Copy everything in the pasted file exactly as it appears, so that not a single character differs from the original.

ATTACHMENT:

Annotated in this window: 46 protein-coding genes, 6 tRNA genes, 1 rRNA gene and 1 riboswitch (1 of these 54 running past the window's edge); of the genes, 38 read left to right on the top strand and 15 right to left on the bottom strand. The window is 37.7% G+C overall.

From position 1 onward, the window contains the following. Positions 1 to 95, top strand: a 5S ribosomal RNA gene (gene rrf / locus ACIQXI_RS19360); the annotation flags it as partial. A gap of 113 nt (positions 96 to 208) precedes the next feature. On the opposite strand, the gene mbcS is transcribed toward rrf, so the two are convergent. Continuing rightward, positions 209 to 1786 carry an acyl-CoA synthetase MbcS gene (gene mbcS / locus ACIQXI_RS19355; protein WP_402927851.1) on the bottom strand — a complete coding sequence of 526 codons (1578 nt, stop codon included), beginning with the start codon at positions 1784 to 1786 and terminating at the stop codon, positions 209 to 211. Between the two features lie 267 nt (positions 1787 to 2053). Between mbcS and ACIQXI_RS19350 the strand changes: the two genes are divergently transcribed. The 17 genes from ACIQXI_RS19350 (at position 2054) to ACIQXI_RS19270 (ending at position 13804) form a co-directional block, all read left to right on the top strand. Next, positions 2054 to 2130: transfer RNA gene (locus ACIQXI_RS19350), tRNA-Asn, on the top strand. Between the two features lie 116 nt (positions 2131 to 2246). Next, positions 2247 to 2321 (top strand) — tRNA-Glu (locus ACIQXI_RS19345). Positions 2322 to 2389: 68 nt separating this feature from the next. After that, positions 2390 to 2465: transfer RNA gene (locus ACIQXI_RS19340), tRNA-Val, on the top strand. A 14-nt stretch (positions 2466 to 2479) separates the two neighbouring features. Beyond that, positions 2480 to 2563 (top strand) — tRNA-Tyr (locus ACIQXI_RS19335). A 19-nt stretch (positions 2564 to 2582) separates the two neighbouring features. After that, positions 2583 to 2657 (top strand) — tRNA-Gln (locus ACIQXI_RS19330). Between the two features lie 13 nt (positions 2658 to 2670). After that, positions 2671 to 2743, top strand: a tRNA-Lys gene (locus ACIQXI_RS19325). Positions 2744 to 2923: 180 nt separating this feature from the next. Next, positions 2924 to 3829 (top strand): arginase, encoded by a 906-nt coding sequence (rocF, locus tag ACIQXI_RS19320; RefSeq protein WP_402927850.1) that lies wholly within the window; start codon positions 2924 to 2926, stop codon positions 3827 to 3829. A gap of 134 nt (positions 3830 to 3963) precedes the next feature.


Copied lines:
Annotated in this window: 46 protein-coding genes, 6 tRNA genes, 1 rRNA gene and 1 riboswitch (1 of these 54 running past the window's edge); of the genes, 38 read left to right on the top strand and 15 right to left on the bottom strand. The window is 37.7% G+C overall.

From position 1 onward, the window contains the following. Positions 1 to 95, top strand: a 5S ribosomal RNA gene (gene rrf / locus ACIQXI_RS19360); the annotation flags it as partial. A gap of 113 nt (positions 96 to 208) precedes the next feature. On the opposite strand, the gene mbcS is transcribed toward rrf, so the two are convergent. Continuing rightward, positions 209 to 1786 carry an acyl-CoA synthetase MbcS gene (gene mbcS / locus ACIQXI_RS19355; protein WP_402927851.1) on the bottom strand — a complete coding sequence of 526 codons (1578 nt, stop codon included), beginning with the start codon at positions 1784 to 1786 and terminating at the stop codon, positions 209 to 211. Between the two features lie 267 nt (positions 1787 to 2053). Between mbcS and ACIQXI_RS19350 the strand changes: the two genes are divergently transcribed. The 17 genes from ACIQXI_RS19350 (at position 2054) to ACIQXI_RS19270 (ending at position 13804) form a co-directional block, all read left to right on the top strand. Next, positions 2054 to 2130: transfer RNA gene (locus ACIQXI_RS19350), tRNA-Asn, on the top strand. Between the two features lie 116 nt (positions 2131 to 2246). Next, positions 2247 to 2321 (top strand) — tRNA-Glu (locus ACIQXI_RS19345). Positions 2322 to 2389: 68 nt separating this feature from the next. After that, positions 2390 to 2465: transfer RNA gene (locus ACIQXI_RS19340), tRNA-Val, on the top strand. A 14-nt stretch (positions 2466 to 2479) separates the two neighbouring features. Beyond that, positions 2480 to 2563 (top strand) — tRNA-Tyr (locus ACIQXI_RS19335). A 19-nt stretch (positions 2564 to 2582) separates the two neighbouring features. After that, positions 2583 to 2657 (top strand) — tRNA-Gln (locus ACIQXI_RS19330). Between the two features lie 13 nt (positions 2658 to 2670). After that, positions 2671 to 2743, top strand: a tRNA-Lys gene (locus ACIQXI_RS19325). Positions 2744 to 2923: 180 nt separating this feature from the next. Next, positions 2924 to 3829 (top strand): arginase, encoded by a 906-nt coding sequence (rocF, locus tag ACIQXI_RS19320; RefSeq protein WP_402927850.1) that lies wholly within the window; start codon positions 2924 to 2926, stop codon positions 3827 to 3829. A gap of 134 nt (positions 3830 to 3963) precedes the next feature.